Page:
By appearing less profitable overall, the yieldco can pay less in taxes, Cohen explained. It’s a completely legal strategy — and investors ate it up. Soon, the yieldcos were producing more cash than the parent company could invest.

“So they had to invest in unsecured assets,” namely the pre-development stages of projects already dropped into the yieldcos. “They were overpaying for assets . . . and that risk drove up the price of the assets.”

The bubble burst.

Days after announcing its plan to acquire Vivint Solar, SunEdison’s TerraForm Global filed its IPO and launched on Wall Street at 12.44, 17% below its 15 IPO price. Shares dove 19% Tuesday, to 2.03.

‘Public Poster Child’

SunEdison may be the “public poster child” for the yieldco bubble burst, but SunEd’s downfall isn’t indicative of the broader solar market and asset class, Cohen says.

“This is the failure of a capital market vehicle, as opposed to the failure of an asset class or the failure of one particular company,” he said. But, he acknowledged, SunEd was slugged particularly hard in the yieldco blast and investors are leery of ongoing financial storms.

“Equity investors are discounting the value of SunEdison because management hasn’t proved its ability to execute on its strategy,” he said. “It seems overdone.”

NRG Yield stock is down nearly 50% since its peak near 28 last June. The First Solar (FSLR)–SunPower (SPWR) jointly-owned yieldco, 8point3 Energy Partners (CAFD), went public last June at 21 and closed Tuesday at 14.27, down 1.2%.

July 20 proved to be SunEdison stock’s recent high point, at 33.45. Shares have traded around 1 since February.

SunEdison was targeting aggressive growth via M&A and aiming to use yieldcos TerraForm Power and TerraForm Global to help pay for its investments, Zino says. Debt financing was available but more difficult, he says, considering SunEd’s heavily-leveraged balance sheet.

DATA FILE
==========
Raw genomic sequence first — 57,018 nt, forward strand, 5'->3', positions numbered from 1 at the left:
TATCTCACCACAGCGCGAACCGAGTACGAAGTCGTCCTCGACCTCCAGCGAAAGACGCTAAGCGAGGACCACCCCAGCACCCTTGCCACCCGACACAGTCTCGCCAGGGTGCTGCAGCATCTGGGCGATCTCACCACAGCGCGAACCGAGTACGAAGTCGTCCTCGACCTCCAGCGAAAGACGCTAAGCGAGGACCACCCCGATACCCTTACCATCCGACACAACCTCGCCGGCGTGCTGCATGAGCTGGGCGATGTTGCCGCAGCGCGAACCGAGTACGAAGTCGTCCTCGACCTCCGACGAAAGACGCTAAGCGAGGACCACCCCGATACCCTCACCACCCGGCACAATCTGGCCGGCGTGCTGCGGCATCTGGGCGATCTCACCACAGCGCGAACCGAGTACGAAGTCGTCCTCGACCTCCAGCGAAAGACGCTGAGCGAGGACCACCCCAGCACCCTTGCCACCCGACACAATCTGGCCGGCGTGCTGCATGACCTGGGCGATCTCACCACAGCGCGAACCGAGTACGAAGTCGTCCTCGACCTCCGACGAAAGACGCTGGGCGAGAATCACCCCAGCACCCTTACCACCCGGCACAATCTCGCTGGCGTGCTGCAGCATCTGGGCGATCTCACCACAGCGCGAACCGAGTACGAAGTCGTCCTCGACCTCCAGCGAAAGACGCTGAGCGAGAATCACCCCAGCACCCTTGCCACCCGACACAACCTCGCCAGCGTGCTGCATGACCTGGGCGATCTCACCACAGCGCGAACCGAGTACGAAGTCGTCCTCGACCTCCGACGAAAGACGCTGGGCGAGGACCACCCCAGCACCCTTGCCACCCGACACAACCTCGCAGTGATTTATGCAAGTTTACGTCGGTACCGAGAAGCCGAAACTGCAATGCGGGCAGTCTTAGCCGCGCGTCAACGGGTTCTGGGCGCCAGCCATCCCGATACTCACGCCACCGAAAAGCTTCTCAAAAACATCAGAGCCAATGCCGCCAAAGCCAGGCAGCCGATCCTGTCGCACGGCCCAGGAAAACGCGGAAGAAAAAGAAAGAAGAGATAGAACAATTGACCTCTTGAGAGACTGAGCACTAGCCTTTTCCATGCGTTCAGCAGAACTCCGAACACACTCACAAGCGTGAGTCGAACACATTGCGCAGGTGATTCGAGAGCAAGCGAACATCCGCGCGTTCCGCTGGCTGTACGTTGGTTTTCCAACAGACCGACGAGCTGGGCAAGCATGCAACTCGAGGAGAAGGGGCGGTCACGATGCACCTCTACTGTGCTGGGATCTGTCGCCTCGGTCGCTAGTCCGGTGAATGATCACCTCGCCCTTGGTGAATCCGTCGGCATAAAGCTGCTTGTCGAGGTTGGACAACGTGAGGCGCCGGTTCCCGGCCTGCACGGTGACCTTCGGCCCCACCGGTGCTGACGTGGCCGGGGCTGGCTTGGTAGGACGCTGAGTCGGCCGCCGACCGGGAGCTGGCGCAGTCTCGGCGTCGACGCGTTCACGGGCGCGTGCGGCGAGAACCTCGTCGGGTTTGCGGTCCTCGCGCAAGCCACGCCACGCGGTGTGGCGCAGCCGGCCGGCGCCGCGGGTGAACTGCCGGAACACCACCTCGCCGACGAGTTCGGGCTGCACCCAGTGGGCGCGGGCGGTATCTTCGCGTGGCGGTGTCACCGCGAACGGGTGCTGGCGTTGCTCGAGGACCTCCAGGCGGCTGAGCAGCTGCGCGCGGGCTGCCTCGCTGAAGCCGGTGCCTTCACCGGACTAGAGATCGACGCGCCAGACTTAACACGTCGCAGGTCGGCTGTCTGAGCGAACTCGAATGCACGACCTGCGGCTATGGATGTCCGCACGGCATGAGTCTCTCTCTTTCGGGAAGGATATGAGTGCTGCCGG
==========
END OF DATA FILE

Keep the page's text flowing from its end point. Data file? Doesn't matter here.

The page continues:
‘SunEdison Didn’t Have A Fallback’

Investors worried that SunEdison’s Vivint Solar acquisition was too much, too fast. Then, TerraForm Global opened far below its IPO price.

“The fact SunEdison didn’t have a fallback, the fact they were getting too aggressive with these M&A deals was part of the reason we saw the investment community sell off on these yieldco vehicles,” Zino said.

He added: “Once they weren’t able to tap the yieldcos anymore, that’s what really put SunEdison in the situation it’s in today.”

Now, SunEdison is struggling to shop its assets around to third-party developers. In June, SunEd’s yieldcos would have bought those assets. Not now. And lacking newer financial statements, no bank will touch SunEd, Zino said.

“Until they are able to get a resolution to the 10-K filing, we wouldn’t expect to see anything come out of the debt market, and it becomes problematic for the third-party market as well,” he said. “It becomes difficult for utilities to invest in SunEdison if they have no idea of the type of financial situation SunEdison is in.”

And SunEd certainly can’t tap the equity market.

Said Zino, “a precipitous decline in the yieldco prices had a direct impact on SunEdison stock and, as a result, we saw billions and billions (of dollars) in equity value wiped out from the yieldcos and SunEdison together.”

Written by Allison Gatlin

Originally published on Investor’s Business Daily News